Former Haitian Senate President Calls Clintons 'Common Thieves Who Should Be in Jail'

He also described the drug activity that took place in Haiti after Clinton invaded the country in 1994.  He said that after Clinton helped return Jean Betrand Aristide to power, he channeled 15% of  Haiti's drug trafficking into the U.S. "This is a huge scandal in Haiti," he declared. "A scandal beyond comprehension." Sansaricq claimed that the whole reason Clinton invaded Haiti was so he could consolidate power and "steal the country blind."

Sansaricq said that he went to school in the United States and it was his dream to return to Haiti and help improve the country with everything he had learned about the free enterprise system. That dream was crushed, he said, when Clinton invaded Haiti in 1994. He said that when he was in the Senate, Aristide was protected by the Clintons while he was exporting drugs to the United States and that Aristide will never be indicted because he promised that the day he was indicted, he would reveal everything. He said one of his best friends -- a young woman -- was assassinated because she was against Clinton's invasion. He claims that Clinton blocked the investigation.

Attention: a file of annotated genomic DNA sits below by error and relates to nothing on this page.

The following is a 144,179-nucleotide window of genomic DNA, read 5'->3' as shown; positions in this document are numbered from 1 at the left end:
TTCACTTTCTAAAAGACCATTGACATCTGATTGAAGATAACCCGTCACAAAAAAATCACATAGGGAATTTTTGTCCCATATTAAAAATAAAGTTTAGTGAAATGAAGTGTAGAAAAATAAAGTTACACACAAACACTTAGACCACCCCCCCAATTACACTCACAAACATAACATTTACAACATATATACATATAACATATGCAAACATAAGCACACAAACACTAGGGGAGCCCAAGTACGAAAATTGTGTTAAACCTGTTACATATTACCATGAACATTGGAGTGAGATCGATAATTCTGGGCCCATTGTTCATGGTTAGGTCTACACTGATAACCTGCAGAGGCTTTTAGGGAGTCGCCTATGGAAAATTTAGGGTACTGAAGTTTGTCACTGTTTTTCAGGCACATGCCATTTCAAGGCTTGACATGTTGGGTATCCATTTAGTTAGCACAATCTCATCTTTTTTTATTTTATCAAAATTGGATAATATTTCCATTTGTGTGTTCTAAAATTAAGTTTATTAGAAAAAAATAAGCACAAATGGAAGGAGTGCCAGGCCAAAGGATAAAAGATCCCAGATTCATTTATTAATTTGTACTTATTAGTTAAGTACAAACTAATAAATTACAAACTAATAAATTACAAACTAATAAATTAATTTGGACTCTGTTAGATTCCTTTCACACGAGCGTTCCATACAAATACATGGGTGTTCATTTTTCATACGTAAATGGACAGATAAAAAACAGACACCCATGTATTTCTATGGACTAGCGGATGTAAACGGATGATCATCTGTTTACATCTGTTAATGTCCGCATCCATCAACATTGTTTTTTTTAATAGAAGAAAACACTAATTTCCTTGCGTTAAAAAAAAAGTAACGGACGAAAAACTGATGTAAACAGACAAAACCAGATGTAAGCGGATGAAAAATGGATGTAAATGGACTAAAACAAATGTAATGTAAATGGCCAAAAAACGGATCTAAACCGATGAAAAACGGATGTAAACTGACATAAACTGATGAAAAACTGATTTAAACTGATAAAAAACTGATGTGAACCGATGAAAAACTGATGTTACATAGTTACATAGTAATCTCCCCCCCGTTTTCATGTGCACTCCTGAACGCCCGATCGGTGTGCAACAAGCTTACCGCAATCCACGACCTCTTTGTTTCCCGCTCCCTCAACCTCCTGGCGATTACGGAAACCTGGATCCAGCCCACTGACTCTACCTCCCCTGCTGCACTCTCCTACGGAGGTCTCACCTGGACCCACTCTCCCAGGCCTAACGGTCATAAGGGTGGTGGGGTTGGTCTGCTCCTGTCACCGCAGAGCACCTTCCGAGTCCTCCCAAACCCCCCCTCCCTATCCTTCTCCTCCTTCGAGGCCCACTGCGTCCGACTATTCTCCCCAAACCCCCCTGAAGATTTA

"They have enriched themselves and their cronies on the backs of poorest people in the Western Hemisphere," he charged. "People are hungry, sick, they have no shelter, and Bill Clinton is running away with billions of dollars in his pocket."

He said that it is common knowledge in Haiti that the money that was given for their benefit was stolen by Bill Clinton.

Sansaricq also appeared on Fox News to sound the alarm about the Clintons:

State Department spokesman John Kirby told ABC News the Clinton Foundation served as “an important coordinating hub” for U.S. and international relief efforts.

The emails, he said, “show State Department employees working across agencies and organizations, including President Clinton’s aides, to identify potential resources, solve problems and achieve the department and the U.N.’s shared goal of helping Haiti.”

Bruce Lindsey, the chairman of the board of the Clinton Foundation, told ABC News in a written statement that “no special treatment was expected or given.”

“This was a time of dire need, and we mobilized our network and wanted to make sure that any help offered was put to good use,” Lindsey said. “Many had been involved in disaster response before, in New Orleans after Katrina or after the tsunami, and again sought to help.”